Figure 7. High-spirited French soldiers marching to the front after the outbreak of war in August 1914 typified the enthusiasm of all the belligerent countries, based on intense nationalism and a belief that the war would be short and glorious.
During the 1890s Germany's ruling class, headed by the intelligent but vacillating German Kaiser, Wilhelm II (1859–1941), abandoned Bismarck's cautious foreign policy in favor of a more dynamic one designed to reflect Germany's industrial and military strength. Germany wanted a large colonial empire, not only for economic reasons but to enhance its prestige. To this end a law to expand the German navy, the first of many such laws, was enacted in 1898. The new navy was designed ultimately to challenge British naval supremacy (Fig 1) and to force Britain, faced with seemingly perpetual Franco-Russian hostility, to collaborate in a wholesale reallocation of colonial territory.
German diplomatic setbacks
The first setback to Germany's "world policy" came in 1904 when Britain and France settled their colonial differences. Then, in 1907, Britain resolved its long-standing central Asian disputes with Russia, France's ally since 1894. In 1905 Germany, taking advantage of Russia's defeat by Japan, challenged France's increasing strength in Morocco and coerced it into participating in an international conference in January 1906 at Algeciras to settle the Moroccan question on Germany's terms. However, Germany suffered a diplomatic defeat, for its plans for Morocco were supported only by Austria-Hungary. Moreover Germany's assumption that the Anglo-French entente would be wrecked by Britain's failure to support France proved to be similarly erroneous. Britain cooperated closely with France during the conference and, alarmed by Germany's aggressive policy, initiated unofficial Anglo-French military discussions.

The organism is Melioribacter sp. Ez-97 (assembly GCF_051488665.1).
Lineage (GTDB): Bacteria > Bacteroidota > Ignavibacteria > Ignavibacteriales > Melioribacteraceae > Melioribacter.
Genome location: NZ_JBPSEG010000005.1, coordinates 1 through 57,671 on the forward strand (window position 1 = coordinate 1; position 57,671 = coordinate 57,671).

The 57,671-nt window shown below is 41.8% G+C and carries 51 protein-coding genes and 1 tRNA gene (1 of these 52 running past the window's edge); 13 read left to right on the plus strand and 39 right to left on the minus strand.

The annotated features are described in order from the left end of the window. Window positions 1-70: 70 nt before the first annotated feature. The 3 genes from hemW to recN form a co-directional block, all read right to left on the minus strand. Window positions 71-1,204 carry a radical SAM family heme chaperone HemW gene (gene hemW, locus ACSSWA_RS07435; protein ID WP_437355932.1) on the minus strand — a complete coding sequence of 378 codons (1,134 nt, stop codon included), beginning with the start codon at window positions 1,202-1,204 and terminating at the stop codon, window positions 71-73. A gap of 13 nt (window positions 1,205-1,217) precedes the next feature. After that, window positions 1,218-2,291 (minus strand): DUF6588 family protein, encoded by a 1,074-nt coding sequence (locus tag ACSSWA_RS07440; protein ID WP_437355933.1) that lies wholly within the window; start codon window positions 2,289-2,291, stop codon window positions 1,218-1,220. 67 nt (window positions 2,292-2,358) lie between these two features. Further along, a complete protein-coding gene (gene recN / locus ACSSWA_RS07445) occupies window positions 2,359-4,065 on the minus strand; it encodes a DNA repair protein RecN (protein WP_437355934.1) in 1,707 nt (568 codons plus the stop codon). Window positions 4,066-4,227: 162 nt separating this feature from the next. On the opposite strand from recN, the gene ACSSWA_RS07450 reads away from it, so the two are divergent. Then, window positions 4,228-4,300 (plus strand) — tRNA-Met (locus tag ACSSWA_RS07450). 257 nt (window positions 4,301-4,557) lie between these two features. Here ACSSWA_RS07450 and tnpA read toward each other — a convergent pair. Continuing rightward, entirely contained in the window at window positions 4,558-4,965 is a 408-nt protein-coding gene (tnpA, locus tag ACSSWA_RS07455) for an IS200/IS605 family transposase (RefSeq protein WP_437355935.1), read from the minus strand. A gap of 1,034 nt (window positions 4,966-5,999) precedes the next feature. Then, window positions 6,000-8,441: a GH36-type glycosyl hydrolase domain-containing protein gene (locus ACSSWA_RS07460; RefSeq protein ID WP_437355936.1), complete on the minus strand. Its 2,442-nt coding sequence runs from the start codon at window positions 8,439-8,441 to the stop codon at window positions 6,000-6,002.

|Visiting Tangier in March 1905, the Kaiser pledged to uphold Morocco's independence. He hoped to protect German interests in Morocco (rapidly falling under French control) and to force France to recognise that it's future lay in alliance with Germany. While the independence of Morocco was thus preserved until 1911, Germany's clumsy diplomacy drove France and Britain closer together.